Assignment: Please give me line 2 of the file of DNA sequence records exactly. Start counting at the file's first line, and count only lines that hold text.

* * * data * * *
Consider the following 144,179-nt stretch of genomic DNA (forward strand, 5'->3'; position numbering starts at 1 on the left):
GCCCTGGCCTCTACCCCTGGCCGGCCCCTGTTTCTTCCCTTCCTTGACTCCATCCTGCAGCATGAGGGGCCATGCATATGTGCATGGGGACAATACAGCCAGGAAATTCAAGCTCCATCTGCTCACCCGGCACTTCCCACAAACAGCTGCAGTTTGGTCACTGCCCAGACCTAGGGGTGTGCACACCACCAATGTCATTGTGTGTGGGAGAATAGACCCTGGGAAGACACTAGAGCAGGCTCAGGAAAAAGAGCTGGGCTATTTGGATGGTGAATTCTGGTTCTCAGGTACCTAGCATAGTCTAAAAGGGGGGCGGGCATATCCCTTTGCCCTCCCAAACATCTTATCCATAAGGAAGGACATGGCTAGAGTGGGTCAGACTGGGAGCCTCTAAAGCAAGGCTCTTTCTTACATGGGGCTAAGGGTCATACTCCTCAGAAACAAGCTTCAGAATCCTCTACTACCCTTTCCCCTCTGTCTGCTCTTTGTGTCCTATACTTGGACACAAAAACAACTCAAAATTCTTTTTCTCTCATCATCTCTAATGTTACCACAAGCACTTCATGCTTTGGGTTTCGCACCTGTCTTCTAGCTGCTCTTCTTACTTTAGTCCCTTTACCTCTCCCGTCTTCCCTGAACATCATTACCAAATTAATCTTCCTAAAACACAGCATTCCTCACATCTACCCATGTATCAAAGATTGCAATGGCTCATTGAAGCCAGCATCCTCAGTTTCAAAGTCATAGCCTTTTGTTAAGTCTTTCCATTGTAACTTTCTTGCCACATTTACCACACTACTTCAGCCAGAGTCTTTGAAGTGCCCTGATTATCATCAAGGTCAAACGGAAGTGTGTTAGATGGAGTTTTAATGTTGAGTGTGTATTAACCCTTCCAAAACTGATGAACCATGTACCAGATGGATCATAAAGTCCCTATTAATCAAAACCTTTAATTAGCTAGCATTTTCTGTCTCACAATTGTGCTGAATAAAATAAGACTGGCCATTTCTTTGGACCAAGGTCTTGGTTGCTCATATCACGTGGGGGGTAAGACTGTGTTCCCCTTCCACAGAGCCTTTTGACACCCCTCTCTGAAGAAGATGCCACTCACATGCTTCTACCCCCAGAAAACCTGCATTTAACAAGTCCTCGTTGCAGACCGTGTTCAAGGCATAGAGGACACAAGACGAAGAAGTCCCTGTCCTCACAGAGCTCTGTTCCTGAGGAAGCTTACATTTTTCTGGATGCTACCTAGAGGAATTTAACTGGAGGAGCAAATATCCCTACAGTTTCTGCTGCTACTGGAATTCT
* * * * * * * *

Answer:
GCCCTGGCCTCTACCCCTGGCCGGCCCCTGTTTCTTCCCTTCCTTGACTCCATCCTGCAGCATGAGGGGCCATGCATATGTGCATGGGGACAATACAGCCAGGAAATTCAAGCTCCATCTGCTCACCCGGCACTTCCCACAAACAGCTGCAGTTTGGTCACTGCCCAGACCTAGGGGTGTGCACACCACCAATGTCATTGTGTGTGGGAGAATAGACCCTGGGAAGACACTAGAGCAGGCTCAGGAAAAAGAGCTGGGCTATTTGGATGGTGAATTCTGGTTCTCAGGTACCTAGCATAGTCTAAAAGGGGGGCGGGCATATCCCTTTGCCCTCCCAAACATCTTATCCATAAGGAAGGACATGGCTAGAGTGGGTCAGACTGGGAGCCTCTAAAGCAAGGCTCTTTCTTACATGGGGCTAAGGGTCATACTCCTCAGAAACAAGCTTCAGAATCCTCTACTACCCTTTCCCCTCTGTCTGCTCTTTGTGTCCTATACTTGGACACAAAAACAACTCAAAATTCTTTTTCTCTCATCATCTCTAATGTTACCACAAGCACTTCATGCTTTGGGTTTCGCACCTGTCTTCTAGCTGCTCTTCTTACTTTAGTCCCTTTACCTCTCCCGTCTTCCCTGAACATCATTACCAAATTAATCTTCCTAAAACACAGCATTCCTCACATCTACCCATGTATCAAAGATTGCAATGGCTCATTGAAGCCAGCATCCTCAGTTTCAAAGTCATAGCCTTTTGTTAAGTCTTTCCATTGTAACTTTCTTGCCACATTTACCACACTACTTCAGCCAGAGTCTTTGAAGTGCCCTGATTATCATCAAGGTCAAACGGAAGTGTGTTAGATGGAGTTTTAATGTTGAGTGTGTATTAACCCTTCCAAAACTGATGAACCATGTACCAGATGGATCATAAAGTCCCTATTAATCAAAACCTTTAATTAGCTAGCATTTTCTGTCTCACAATTGTGCTGAATAAAATAAGACTGGCCATTTCTTTGGACCAAGGTCTTGGTTGCTCATATCACGTGGGGGGTAAGACTGTGTTCCCCTTCCACAGAGCCTTTTGACACCCCTCTCTGAAGAAGATGCCACTCACATGCTTCTACCCCCAGAAAACCTGCATTTAACAAGTCCTCGTTGCAGACCGTGTTCAAGGCATAGAGGACACAAGACGAAGAAGTCCCTGTCCTCACAGAGCTCTGTTCCTGAGGAAGCTTACATTTTTCTGGATGCTACCTAGAGGAATTTAACTGGAGGAGCAAATATCCCTACAGTTTCTGCTGCTACTGGAATTCT